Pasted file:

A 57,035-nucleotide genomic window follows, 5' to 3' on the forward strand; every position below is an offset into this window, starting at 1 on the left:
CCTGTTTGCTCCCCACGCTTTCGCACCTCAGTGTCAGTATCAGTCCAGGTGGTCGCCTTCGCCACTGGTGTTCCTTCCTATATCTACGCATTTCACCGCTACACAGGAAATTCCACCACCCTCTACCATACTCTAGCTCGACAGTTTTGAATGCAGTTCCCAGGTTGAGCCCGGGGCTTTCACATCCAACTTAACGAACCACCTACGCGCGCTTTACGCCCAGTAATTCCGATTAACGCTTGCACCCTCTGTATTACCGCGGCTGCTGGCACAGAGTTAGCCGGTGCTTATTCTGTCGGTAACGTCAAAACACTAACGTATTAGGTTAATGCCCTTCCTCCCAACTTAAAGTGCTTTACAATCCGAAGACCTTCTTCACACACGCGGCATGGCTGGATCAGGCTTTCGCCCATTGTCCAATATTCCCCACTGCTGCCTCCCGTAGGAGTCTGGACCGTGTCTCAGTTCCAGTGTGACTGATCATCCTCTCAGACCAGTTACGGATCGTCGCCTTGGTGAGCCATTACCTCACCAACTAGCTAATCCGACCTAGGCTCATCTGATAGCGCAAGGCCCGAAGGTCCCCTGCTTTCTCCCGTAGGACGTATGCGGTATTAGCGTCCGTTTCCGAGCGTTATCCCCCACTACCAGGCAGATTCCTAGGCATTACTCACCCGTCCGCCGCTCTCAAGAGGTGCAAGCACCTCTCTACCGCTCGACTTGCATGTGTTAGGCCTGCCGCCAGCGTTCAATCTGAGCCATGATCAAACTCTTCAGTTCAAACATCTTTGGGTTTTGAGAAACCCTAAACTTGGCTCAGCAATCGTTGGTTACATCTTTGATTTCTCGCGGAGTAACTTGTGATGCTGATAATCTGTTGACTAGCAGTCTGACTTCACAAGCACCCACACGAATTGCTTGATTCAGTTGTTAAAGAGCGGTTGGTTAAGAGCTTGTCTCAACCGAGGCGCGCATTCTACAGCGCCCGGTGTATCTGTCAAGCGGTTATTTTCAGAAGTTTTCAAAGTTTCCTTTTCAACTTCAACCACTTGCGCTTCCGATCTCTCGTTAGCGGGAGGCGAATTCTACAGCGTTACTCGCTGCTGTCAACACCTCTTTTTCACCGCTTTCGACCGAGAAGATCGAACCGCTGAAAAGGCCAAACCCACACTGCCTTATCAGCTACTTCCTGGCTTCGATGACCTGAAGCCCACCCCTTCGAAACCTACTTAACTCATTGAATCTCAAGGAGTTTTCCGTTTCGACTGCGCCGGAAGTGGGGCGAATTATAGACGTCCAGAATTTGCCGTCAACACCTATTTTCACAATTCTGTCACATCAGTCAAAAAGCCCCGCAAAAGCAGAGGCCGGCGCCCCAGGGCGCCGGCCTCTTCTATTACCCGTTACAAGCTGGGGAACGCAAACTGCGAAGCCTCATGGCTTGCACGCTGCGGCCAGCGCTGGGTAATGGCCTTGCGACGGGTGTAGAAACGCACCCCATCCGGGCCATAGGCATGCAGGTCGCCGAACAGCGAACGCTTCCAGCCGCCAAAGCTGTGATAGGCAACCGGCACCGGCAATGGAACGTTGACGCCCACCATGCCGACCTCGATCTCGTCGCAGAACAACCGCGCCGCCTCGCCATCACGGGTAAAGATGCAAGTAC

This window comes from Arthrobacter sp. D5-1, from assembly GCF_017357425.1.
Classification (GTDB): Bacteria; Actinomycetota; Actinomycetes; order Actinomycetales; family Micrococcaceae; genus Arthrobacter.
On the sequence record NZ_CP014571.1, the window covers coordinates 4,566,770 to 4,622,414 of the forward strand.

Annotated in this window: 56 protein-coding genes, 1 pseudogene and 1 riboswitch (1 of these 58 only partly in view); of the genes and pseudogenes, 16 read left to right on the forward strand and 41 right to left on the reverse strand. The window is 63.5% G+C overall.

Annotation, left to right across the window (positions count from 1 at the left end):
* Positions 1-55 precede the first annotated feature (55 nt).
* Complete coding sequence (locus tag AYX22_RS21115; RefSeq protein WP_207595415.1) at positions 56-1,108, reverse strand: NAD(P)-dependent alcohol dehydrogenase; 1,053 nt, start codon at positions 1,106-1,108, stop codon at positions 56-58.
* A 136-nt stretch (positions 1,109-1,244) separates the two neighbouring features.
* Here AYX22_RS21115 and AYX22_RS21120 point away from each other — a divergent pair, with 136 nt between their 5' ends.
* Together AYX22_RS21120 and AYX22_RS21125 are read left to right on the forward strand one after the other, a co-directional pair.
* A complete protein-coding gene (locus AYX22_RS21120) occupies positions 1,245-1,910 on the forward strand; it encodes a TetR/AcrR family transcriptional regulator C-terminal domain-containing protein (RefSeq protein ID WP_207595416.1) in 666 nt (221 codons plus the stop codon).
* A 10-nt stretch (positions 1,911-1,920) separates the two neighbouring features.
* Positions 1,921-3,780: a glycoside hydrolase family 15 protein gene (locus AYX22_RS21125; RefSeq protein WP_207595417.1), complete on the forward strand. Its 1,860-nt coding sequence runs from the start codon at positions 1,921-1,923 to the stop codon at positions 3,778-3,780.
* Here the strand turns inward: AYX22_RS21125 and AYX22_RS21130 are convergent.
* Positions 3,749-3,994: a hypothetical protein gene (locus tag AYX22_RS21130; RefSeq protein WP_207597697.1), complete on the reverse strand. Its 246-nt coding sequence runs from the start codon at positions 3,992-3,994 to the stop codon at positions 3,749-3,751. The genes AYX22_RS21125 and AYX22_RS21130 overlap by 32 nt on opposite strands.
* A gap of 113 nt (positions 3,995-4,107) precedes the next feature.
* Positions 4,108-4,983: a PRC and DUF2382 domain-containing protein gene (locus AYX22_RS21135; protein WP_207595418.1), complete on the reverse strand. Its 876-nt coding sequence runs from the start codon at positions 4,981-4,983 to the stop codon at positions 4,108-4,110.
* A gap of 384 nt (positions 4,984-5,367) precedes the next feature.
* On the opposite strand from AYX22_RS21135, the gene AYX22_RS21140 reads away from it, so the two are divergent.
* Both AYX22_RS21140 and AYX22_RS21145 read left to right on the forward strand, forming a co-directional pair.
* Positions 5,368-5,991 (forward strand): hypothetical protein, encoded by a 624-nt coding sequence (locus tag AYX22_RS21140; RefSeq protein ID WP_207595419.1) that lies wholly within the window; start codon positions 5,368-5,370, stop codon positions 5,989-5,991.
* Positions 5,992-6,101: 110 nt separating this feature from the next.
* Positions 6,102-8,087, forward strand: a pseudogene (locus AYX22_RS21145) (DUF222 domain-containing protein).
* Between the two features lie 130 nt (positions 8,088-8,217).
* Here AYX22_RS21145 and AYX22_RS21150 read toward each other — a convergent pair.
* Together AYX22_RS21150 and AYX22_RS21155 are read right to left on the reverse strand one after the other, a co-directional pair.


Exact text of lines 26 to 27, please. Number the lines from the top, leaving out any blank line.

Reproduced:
* Between the two features lie 130 nt (positions 8,088-8,217).
* Here AYX22_RS21145 and AYX22_RS21150 read toward each other — a convergent pair.